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His heyday band was called the Revolution, but it was Prince who was the revolutionary.

Maybe he didn’t set out to change the world. Maybe he just wanted to do things his way. But in his 39-year recording career, Prince had an impact on the world of music, popular culture and the music industry that, as Metallica drummer Lars Ulrich put it, was “immeasurable.”

Prince did everything from helping to desegregate MTV (that sounds like ancient pop history) to pioneering music distribution on the internet (his breakthrough approach seems ancient now) to fighting for artists’ rights and independence to devising inventive and alternative methods of distributing CDs.

In the context of rock history, Prince was to the 1980s what Elvis was to the ’50s, the Beatles to the ’60s and punk rockers to the ’70s: He was a giant middle finger to the world, as his former tour manager Alan Leeds put it.

Prince fought conventions in so many ways. From Day 1, he strove for control of his music, gaining the unheard-of opportunity to self-produce his debut album even though he was only 18. Then he grabbed attention by shocking with provocative outfits and controversial lyrics set to irresistibly catchy music.

Like Sly and the Family Stone a decade or so earlier, Prince had a coed, multiracial band. He wanted diversity before anyone championed that notion. “Don’t make me black,” he famously told a Warner Bros. Records executive after he signed with the label. He didn’t want his race to confine him to the world of R&B. He wanted to reach a wider audience with a genre-blending and genre-defying sound.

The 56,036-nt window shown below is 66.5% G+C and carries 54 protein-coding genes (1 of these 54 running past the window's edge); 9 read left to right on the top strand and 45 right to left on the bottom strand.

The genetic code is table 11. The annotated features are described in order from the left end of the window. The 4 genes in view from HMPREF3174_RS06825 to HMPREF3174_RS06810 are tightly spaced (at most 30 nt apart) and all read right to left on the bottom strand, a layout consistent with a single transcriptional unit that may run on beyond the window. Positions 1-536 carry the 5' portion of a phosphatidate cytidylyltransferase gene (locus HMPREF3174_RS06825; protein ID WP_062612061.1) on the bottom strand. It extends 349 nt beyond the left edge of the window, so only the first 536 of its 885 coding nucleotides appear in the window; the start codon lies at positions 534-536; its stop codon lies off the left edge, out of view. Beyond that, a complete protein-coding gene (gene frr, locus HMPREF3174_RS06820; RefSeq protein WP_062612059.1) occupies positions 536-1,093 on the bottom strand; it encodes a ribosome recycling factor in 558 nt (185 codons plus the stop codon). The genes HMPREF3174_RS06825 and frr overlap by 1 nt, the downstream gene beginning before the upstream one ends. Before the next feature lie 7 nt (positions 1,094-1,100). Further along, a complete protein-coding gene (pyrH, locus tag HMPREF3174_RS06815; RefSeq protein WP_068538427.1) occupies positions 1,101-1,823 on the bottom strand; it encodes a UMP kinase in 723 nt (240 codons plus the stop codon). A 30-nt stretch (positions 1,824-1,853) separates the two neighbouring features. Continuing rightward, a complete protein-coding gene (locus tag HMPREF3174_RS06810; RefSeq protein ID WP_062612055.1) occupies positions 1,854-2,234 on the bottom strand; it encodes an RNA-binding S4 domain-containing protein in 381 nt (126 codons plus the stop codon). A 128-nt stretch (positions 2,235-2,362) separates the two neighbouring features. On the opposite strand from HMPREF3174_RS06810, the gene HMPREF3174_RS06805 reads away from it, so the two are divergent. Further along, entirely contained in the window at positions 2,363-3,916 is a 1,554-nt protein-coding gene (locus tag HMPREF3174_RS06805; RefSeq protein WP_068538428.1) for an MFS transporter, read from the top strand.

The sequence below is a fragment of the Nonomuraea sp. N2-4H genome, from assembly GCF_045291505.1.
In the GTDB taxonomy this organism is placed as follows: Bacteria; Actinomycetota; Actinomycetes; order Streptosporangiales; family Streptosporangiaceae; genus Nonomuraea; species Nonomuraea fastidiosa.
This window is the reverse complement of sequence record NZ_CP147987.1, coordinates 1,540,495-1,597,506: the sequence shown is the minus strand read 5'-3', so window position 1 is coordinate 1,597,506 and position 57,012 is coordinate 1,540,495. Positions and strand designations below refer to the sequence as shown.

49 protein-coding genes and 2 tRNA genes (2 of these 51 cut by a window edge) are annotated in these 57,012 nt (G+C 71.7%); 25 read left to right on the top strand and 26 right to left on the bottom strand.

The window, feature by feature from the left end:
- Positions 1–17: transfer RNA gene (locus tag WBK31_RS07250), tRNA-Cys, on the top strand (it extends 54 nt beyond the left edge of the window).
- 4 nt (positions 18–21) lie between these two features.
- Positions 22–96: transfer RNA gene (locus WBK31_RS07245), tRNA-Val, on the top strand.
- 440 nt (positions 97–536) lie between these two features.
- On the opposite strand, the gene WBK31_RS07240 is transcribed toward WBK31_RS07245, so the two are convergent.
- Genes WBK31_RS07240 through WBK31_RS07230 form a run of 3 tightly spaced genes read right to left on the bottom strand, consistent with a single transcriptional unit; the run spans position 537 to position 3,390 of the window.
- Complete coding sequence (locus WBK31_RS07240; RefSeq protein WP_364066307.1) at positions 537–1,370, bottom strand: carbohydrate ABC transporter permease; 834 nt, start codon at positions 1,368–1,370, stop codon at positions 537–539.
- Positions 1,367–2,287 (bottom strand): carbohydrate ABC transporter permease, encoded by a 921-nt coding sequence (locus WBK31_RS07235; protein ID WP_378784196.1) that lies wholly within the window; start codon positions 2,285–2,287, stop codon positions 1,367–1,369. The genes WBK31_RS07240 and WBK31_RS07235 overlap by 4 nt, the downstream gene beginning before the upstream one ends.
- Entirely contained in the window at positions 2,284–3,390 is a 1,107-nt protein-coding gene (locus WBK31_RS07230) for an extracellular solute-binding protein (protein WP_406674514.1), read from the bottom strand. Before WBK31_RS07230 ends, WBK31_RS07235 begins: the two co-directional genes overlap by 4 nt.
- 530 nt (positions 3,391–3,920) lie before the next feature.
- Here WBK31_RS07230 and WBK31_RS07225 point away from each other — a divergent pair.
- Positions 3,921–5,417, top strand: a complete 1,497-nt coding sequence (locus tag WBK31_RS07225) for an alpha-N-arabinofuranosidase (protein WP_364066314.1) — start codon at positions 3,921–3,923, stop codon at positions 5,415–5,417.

With Michael Jackson, Prince kicked down the doors at MTV, which, when it started in 1981, was programming only rock music by white acts. Jackson’s “Thriller” and Prince’s “1999” were one-two punches at MTV’s color barriers. Moreover, his “Purple Rain” movie proved that integrated audiences, integrated bands and mixed-race couples could be everyday parts of the world, not exceptions.

“Purple Rain” was not only a sociological, musical and artistic triumph, but it sent a message that you could stay in your hometown and become an international star. There was no need to move to New York, Los Angeles or Nashville anymore.

The phenomenal success of “Purple Rain” gave Prince the license to create in overdrive and the leverage to demand that the public hear his new music. However, Warner Bros. wouldn’t change its M.O. and allow him to release an album every few months. So they were at an impasse.

‘Slave’ to the industry

Furthermore, as he learned more and more about the music business, the Minnesotan demanded ownership of his master recordings, the tapes from which albums and CDs are pressed. To underscore his point, he started appearing in public in the mid-’90s — even on TV performances — with “slave” written on his cheek.

It may have seemed petulant to the public, but the protest resonated with artists across the board — from big names such as Metallica to aspiring singers such as Aloe Blacc.

“The stance he took against record companies on the business side has been very inspiring for Metallica,” said drummer Ulrich of the metal kingpins who famously battled Napster, a pioneering peer-to-peer streaming service.